Reply
    3. MyLessThanPrimeBeef

      And the same lesson goes for naked pictures or dance vidoes from years ago – opposition zingers no longer necessary control who wins.

      Just ignore them.

      Reply
    4. Lee

      And the statement by the alleged perps accuser, in so many ways, simply does not pass the smell test:

      “Candidates who allow people like Robert Becker to lead their organisations shouldn’t earn the highest office in our government,” said the woman, naming the aide.
      https://www.bbc.com/news/world-us-canada-46827557

      I’m wondering what candidate or who in life could pass that test. Who hasn’t known, worked beside or been associated with people who have done bad things we knew nothing about until after the fact?

      And yes, Trump is living electoral proof that broad appeal on economic policy, wrongheaded or not, so long as it is convincing, will trump other concerns. Being convincing on economic policy is Sanders’ strongest weapon.

      Reply
      1. dcblogger

        It must have been a horrific experience, so I don’t blame her for feeling that way. There is a reason Weaver won’t be managing 2020. It is possible to find her sympathetic and still support Bernie.

        Reply
        1. ambrit

          When it comes to politicos, we have a triple standard. One is the Public persona. Two is the Private persona. Three is the Political persona.
          So, Bill Clinton can be a back slapping ‘Good Old Boy,’ and a libidinous sexual predator, and a Third Way savant. All this rolled up in one meat puppet.

          Reply
    5. drumlin woodchuckles

      The reason these zingers don’t win over the Trump fans is that the Trump fans already know that the sources of all these zingers are Trump’s enemies. And Trump’s enemies are their enemies. And any such zinger makes them hate their enemies even more.

      The only way that Sanders and the Sanders fans can afford to Ignore and write off all these Hillary Willary Woke zingers coming from the Brock Liberal Democrats and their Identy Group lackeys and stooges is if Sanders and the Sanders fans decide to accept all these Woke SJWs as being Sanders’ enemies and therefor being their enemies as well. If they decide to treat the Woke SJW Hillary Brockists as their evil enemies to be fought and crushed if possible, then any such weaponised #MeToo smears will encourage them to greater heights of burning hatred.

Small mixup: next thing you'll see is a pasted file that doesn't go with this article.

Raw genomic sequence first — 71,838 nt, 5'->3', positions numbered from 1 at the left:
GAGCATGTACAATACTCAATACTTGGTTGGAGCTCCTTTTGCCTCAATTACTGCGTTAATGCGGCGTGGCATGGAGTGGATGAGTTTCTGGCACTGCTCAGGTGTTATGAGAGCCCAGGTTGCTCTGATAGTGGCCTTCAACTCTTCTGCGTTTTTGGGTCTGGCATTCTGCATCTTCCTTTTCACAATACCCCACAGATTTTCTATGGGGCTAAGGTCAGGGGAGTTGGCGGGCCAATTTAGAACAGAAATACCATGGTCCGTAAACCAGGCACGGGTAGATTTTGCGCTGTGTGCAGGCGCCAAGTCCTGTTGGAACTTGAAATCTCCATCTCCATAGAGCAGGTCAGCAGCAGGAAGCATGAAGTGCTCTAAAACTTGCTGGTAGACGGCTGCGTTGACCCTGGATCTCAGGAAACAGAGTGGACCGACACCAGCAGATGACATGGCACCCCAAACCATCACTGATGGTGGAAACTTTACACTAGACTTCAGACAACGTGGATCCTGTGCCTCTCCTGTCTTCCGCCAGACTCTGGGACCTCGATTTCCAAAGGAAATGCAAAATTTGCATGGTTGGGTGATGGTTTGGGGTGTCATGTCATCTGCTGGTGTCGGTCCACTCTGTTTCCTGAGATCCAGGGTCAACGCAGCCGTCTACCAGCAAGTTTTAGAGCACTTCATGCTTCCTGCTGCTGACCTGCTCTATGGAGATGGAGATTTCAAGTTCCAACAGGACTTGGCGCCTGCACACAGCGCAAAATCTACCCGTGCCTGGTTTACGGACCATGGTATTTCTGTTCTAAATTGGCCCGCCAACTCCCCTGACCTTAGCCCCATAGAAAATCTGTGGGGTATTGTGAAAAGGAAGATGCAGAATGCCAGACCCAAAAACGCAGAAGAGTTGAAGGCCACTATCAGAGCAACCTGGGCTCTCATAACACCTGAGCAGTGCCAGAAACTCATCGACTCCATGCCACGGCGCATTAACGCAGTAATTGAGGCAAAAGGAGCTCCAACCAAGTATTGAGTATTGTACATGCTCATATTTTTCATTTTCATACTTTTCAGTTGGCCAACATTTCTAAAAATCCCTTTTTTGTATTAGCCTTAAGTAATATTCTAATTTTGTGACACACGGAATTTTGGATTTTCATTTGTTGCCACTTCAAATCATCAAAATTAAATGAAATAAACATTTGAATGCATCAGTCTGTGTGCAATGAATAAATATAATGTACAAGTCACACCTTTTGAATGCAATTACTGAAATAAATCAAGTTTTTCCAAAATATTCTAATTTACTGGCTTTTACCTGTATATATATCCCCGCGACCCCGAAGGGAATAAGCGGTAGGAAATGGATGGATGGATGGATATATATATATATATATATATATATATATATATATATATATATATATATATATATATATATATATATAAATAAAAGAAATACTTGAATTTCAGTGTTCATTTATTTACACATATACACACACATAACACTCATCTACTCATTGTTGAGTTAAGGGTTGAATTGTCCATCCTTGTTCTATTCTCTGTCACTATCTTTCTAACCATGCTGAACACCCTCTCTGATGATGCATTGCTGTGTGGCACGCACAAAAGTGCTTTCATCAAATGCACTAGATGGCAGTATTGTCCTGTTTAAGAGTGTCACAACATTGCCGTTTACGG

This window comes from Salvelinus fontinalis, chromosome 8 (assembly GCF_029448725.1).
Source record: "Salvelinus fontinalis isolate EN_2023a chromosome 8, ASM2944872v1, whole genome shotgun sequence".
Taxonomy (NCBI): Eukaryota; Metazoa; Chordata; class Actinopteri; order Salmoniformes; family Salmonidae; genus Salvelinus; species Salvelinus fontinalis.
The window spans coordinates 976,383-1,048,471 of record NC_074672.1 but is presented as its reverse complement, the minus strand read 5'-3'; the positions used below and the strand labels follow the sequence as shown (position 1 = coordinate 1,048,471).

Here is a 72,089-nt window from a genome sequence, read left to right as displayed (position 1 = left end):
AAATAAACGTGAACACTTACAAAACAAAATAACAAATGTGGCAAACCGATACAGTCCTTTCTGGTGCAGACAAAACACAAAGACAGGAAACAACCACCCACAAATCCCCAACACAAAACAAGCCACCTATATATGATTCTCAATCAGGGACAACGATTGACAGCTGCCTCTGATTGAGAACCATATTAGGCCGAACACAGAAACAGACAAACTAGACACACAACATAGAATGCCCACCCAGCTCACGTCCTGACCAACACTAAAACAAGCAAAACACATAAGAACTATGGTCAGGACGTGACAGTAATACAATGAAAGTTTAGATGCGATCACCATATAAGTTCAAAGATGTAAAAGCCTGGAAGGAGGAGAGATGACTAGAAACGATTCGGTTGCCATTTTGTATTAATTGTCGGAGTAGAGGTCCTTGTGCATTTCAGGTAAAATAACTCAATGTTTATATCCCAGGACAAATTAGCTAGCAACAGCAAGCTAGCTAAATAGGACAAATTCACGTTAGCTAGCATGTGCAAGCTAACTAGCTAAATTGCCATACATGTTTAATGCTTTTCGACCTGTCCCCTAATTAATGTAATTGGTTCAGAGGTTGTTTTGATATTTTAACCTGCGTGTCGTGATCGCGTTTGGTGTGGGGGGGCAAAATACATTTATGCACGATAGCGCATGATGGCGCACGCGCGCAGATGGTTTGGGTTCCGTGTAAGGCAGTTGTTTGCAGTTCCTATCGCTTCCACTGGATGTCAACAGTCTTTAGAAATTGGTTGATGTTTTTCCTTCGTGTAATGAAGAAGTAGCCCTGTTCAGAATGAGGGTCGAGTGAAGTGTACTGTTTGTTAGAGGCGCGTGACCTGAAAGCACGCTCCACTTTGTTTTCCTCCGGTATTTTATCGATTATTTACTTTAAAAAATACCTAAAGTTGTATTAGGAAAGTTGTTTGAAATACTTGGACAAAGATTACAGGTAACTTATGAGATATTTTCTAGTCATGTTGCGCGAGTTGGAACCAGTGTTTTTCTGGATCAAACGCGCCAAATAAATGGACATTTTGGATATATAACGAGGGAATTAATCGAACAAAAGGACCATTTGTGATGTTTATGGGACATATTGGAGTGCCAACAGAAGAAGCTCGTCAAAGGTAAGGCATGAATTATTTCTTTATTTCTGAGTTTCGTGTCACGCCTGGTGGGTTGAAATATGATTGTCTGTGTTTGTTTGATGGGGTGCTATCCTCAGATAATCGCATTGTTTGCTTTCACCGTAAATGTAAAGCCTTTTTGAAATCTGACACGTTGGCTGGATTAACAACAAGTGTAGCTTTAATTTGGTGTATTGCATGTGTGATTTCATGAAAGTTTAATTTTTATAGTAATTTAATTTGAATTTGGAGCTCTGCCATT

As long as Sanders and the SanderBackers don’t understand that the enemy is to be crushed, exterminated and destroyed, they will always be vulnerable to these Hillary-Willary Woke Brockist #MeToo attacks.

      This will be Sanders’s Darwin Finals. He will either pass them or flunk them.

      Reply
      1. dcblogger

        baloney. the only way Sanders win is to hold on to his supporters in 2016 and bring in millions of new voters, either people who were to young to vote in 2016 or people, who for whatever reason, do not usually vote in primaries. Very difficult, but totally doable.

        Reply
        1. Cal2

          The White Working Class, shortened to WHIWOC, or “Why-woke.”

          Bernie’s on the ballot? We vote. If not, we stay home.

          Or, Bernie can just walk over to the Green Party, split the vote and Trump wins again.

          Bernie or bust. Trump can have it.

          Trump being reelected is the only thing that will resurrect the Democratic Party.
          Vote accordingly.

          Reply
      2. drumlin woodchuckles

        Upon reflection, it is not just on Sanders to survive the coming waves of weaponised #MeToo smears and all the other SJW smears the Clintonites will dispatch their DaveBrock Flying Monkeys to deliver.

        It is on us too. Each of us individually and all of us collectively. And each of these attacks should be dissected in detail throughout blogs like this so the most possible people can read it. All of Sanders’s supporters whether young or old will have to vaccinate themselves against these ClintoBrockazoid politica-intellectual HIV virus attacks.

        Reply